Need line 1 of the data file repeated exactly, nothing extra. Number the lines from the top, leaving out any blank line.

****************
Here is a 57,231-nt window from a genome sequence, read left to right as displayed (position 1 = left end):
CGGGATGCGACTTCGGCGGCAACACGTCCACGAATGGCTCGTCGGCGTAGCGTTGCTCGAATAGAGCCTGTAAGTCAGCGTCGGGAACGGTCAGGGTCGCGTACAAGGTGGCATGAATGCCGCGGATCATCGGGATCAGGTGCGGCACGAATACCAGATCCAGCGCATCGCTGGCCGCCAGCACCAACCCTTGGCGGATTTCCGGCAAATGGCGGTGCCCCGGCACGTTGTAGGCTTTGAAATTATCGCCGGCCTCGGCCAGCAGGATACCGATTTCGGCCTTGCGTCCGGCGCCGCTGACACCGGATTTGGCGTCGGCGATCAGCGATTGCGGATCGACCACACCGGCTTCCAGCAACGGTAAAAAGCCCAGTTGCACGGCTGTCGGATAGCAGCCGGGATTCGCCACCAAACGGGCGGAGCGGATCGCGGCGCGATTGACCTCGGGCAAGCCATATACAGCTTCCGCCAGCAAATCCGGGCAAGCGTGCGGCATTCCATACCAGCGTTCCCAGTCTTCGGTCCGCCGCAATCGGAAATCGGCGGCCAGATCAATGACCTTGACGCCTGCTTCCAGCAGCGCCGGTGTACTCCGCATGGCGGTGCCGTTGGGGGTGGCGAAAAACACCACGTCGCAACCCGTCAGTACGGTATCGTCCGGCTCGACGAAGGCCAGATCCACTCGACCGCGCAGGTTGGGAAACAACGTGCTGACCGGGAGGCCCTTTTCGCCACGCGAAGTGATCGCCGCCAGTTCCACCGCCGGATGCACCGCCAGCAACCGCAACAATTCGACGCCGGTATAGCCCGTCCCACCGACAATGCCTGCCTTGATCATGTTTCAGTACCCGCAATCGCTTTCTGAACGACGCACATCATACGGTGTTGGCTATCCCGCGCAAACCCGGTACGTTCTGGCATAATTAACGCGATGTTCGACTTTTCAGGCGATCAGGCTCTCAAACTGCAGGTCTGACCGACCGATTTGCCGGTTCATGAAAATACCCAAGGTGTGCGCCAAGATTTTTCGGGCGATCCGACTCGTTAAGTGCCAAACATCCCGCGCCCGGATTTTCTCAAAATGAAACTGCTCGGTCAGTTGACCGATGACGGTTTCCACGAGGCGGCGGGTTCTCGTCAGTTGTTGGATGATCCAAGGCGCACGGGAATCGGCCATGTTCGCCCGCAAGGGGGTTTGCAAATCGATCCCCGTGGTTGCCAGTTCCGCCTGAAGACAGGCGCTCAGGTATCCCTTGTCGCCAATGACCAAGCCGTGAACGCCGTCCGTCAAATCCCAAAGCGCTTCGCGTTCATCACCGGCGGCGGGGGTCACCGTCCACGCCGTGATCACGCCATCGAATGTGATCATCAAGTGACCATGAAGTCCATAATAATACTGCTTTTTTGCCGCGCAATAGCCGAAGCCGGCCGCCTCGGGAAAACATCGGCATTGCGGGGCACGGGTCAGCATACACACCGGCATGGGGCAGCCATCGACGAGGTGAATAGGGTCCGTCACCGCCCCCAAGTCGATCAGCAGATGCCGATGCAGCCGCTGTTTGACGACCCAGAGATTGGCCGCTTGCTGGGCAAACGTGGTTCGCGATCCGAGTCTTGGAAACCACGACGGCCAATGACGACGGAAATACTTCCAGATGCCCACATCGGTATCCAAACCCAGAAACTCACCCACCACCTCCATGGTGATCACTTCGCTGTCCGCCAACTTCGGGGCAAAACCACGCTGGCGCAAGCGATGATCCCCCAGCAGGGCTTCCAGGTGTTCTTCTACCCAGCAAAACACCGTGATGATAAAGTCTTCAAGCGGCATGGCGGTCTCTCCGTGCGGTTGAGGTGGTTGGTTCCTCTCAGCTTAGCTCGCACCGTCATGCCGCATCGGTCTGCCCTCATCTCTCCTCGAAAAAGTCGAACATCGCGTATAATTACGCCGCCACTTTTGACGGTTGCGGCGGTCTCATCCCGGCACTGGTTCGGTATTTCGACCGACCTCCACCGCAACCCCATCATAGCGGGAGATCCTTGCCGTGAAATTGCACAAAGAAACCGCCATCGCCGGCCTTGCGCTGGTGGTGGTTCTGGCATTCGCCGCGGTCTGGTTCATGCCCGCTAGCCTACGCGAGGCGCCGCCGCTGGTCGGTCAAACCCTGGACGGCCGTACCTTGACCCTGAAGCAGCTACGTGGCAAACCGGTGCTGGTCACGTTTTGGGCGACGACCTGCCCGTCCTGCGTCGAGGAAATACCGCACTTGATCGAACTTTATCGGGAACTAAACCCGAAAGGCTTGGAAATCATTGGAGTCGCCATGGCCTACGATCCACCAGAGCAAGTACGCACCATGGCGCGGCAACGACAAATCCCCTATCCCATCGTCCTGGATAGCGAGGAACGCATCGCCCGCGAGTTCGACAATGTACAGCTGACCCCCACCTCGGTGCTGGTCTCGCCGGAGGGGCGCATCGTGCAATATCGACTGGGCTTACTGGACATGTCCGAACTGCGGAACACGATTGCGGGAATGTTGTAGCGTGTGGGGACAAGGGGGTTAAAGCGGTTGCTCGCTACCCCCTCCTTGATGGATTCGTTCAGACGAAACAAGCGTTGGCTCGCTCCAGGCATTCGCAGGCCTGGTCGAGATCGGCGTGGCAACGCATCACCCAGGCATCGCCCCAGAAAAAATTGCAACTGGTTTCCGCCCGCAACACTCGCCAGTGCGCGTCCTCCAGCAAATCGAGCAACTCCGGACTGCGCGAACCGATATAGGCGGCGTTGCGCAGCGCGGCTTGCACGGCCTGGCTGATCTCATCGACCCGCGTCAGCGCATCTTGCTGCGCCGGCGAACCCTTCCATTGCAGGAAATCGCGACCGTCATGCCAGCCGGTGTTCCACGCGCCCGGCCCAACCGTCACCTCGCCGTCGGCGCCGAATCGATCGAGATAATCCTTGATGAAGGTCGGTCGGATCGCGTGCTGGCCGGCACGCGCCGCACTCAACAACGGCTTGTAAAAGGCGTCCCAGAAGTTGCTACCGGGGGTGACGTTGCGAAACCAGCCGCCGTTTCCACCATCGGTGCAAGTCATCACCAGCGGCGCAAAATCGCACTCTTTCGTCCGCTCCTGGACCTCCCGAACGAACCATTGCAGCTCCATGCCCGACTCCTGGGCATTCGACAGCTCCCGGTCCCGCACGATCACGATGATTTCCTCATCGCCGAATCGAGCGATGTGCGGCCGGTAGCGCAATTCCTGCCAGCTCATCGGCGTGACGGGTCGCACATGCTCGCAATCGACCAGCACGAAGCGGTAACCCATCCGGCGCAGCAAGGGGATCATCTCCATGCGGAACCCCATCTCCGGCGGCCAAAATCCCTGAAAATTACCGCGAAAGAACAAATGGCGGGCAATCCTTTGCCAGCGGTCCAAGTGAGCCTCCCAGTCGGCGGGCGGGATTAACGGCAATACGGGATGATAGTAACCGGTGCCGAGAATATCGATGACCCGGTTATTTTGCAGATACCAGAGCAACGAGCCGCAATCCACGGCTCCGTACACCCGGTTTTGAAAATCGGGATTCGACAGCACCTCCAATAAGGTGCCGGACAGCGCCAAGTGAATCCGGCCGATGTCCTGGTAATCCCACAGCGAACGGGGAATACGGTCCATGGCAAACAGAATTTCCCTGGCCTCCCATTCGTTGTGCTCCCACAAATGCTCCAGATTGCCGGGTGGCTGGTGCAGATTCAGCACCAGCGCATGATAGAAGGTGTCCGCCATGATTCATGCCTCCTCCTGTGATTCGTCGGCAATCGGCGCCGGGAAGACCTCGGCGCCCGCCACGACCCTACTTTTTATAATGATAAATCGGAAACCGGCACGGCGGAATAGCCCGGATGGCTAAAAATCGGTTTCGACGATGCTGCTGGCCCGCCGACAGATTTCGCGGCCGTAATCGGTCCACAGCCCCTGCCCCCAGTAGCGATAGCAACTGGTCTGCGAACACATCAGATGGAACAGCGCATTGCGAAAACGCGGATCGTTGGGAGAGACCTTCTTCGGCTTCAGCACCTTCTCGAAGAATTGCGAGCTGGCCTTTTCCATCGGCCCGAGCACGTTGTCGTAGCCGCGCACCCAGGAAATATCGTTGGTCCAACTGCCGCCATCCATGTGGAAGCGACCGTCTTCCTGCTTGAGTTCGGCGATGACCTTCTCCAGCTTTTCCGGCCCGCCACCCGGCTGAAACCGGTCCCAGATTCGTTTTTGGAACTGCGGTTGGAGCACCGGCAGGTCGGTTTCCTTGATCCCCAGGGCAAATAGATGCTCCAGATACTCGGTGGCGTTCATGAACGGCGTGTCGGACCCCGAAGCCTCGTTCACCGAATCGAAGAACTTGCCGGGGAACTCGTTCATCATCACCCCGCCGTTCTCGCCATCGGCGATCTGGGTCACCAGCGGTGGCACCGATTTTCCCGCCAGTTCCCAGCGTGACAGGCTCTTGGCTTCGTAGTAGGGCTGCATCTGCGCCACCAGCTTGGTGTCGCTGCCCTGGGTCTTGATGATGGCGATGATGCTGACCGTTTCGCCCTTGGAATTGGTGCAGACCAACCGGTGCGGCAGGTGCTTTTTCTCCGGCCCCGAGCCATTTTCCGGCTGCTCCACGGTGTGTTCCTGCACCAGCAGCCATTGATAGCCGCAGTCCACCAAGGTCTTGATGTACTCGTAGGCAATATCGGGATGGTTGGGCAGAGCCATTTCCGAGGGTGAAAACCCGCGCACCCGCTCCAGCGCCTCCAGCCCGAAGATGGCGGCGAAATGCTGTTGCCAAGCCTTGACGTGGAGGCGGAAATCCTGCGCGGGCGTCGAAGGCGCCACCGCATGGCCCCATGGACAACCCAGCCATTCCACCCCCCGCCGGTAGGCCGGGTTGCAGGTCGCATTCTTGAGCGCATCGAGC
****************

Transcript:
Here is a 57,231-nt window from a genome sequence, read left to right as displayed (position 1 = left end):